Galilee’s Joint Arab-Jewish Museum Opens in December

Art bridges conflict between Israel and Palestine.

When the Arab Museum of Contemporary Art and Heritage (AMOCAH) opens in Galilee in December, both Jews and Palestinians will be able to take the credit. Though the museum is largely dedicated to Palestinian Arab culture, it is run by Jews, creating a unique opportunity for collaboration and cooperation between the two groups, reports Haaretz.

The museum’s holdings will include about 2,000 objects related to Palestinian Arab heritage and roughly 200 contemporary artworks. AMOCAH, located in the Old City of Israeli-Arab city of Sakhnin, is the brainchild of Israel-based Romanian artist Belu-Simion Fainaru and Israeli artist and curator Avital Bar-Shay, and has the support of local mayor Mazin G’Nayem.

Rather than delaying the project due to the Gaza War, the pair has worked hard to expedite the opening, citing the importance of having something positive to counter the region’s escalating conflict since Israel launched Operation Razor’s Edge in July.

“During the military operation, the atmosphere in Sakhnin was tense, and there were demonstrations,” Fainaru told Haaretz. “But now, people are waiting for something different, cheering and positive in Sakhnin too. That’s the significance of opening the museum. We come as Jews and cooperate with the people who live here, and seek to create artistic cooperation between Jews and Arabs.”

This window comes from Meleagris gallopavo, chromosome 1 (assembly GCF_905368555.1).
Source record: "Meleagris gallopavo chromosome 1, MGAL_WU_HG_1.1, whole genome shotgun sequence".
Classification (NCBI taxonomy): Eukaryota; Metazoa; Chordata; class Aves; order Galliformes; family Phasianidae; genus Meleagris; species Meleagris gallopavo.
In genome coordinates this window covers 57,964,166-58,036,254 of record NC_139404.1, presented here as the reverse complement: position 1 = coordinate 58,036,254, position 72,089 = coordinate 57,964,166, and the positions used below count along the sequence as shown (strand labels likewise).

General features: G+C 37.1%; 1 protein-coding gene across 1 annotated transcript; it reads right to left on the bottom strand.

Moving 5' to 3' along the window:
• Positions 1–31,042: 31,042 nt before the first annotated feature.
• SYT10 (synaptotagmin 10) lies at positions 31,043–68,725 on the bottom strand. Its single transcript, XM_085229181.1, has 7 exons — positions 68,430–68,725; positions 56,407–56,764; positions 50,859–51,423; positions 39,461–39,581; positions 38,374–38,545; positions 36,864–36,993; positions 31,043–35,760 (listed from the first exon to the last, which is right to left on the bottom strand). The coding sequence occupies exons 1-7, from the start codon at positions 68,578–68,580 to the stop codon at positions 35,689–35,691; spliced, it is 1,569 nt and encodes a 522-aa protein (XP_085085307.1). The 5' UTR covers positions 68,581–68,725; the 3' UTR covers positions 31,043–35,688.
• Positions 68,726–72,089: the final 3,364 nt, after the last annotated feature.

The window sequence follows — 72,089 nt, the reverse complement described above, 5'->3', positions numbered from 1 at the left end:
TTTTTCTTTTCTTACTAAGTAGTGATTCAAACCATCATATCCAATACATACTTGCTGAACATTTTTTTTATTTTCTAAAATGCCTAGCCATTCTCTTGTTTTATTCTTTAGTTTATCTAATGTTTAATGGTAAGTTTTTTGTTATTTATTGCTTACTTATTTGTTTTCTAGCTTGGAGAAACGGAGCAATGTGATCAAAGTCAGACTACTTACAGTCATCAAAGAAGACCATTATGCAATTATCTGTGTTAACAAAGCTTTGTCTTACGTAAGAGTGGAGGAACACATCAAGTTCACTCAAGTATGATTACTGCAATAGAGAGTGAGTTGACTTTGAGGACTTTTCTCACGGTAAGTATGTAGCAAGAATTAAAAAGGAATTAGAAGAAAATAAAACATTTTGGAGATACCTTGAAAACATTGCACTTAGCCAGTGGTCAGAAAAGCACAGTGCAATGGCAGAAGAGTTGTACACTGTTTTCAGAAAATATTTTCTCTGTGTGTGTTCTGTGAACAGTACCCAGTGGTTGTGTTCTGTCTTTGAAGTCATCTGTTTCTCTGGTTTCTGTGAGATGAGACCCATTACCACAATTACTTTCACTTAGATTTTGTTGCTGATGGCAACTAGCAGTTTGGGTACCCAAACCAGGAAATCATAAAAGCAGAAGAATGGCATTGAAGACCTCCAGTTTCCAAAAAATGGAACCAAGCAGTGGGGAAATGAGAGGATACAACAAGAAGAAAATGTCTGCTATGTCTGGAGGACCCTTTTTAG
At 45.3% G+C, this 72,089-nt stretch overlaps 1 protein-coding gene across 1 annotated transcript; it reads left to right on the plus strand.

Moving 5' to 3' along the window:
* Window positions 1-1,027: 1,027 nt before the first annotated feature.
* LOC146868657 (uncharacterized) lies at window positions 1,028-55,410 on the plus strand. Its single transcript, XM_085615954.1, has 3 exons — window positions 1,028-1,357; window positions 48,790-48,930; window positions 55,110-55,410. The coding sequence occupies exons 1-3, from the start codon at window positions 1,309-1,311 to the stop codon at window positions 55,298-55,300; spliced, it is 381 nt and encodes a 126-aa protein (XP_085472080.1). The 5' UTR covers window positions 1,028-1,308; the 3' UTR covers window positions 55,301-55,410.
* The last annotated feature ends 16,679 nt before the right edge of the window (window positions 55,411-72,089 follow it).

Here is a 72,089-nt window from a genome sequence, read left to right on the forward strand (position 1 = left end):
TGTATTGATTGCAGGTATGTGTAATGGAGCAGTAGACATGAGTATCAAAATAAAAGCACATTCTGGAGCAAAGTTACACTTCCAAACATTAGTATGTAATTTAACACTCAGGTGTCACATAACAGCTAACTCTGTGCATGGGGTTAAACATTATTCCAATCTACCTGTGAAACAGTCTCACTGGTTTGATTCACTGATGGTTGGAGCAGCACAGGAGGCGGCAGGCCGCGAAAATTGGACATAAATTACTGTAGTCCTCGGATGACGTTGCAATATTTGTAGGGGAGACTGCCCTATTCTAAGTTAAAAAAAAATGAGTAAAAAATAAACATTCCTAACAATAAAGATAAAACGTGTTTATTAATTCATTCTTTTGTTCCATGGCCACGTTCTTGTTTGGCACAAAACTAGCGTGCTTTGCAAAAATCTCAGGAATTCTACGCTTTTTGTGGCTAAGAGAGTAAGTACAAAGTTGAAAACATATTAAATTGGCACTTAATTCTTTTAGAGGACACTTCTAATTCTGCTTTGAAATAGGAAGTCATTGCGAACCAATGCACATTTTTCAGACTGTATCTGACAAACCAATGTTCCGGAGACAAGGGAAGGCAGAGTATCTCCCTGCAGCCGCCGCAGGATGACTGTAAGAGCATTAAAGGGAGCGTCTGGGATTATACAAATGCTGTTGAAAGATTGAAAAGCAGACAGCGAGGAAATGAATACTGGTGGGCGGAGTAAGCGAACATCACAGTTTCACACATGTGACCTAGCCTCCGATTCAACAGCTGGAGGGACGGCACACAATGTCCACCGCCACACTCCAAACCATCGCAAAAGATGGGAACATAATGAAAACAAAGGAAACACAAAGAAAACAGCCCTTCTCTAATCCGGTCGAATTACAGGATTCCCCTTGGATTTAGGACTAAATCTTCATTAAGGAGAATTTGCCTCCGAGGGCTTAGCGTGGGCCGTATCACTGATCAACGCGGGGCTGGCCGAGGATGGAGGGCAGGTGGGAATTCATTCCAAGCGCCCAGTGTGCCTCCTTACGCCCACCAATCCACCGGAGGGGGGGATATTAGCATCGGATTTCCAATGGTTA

Fainaru and Bar-Shay have teamed up in Sakhnin before, founding and curating last year’s Mediterranean Biennale. Fainaru describes the new institution as “a kind of marriage” and “an opportunity for Jews and Arabs to meet,” as “every exhibition or thought creates a meeting between both sides, and this creates dialogue. Art is the meeting platform.”

Arab Museum of Modern Art and Heritage

The Arab Museum of Modern Art and Heritage in Galilee.
Photo: Courtesy of the Arab Museum of Modern Art and Heritage

Unusual Curatorial Concerns

Nevertheless, the tensions in the region mean the museum has some unusual curatorial concerns. “It is also important to choose works that will not offend the residents’ sensibilities, since this is a very sensitive and volatile place,” Fainaru admits. “We don’t want to create opposition; we want to create success and attraction.”

The inaugural exhibition, “Hiwar” (Arabic for “dialogue”), is curated by Sakhnin’s Amin Abu Raya and juxtaposes contemporary art and objects of Palestinian heritage. Marina Abramović, Abeer Atalla, Christian Boltansky, Mohammad Said Kalash, Hoda Jamal, Micha Ullman, Dani Karavan, Rani Zahrawi, and David Wachstein are just a few of the artist selected by Fainaru and Bar-Shay to appear in in the show.

An artist residency program, originally scheduled for this summer but delayed thanks to the war, will also launch next month at AMOCAH with Berlin and Vienna-based artist Johannes Vogel, who will work with the people of Sakhnin to create art.

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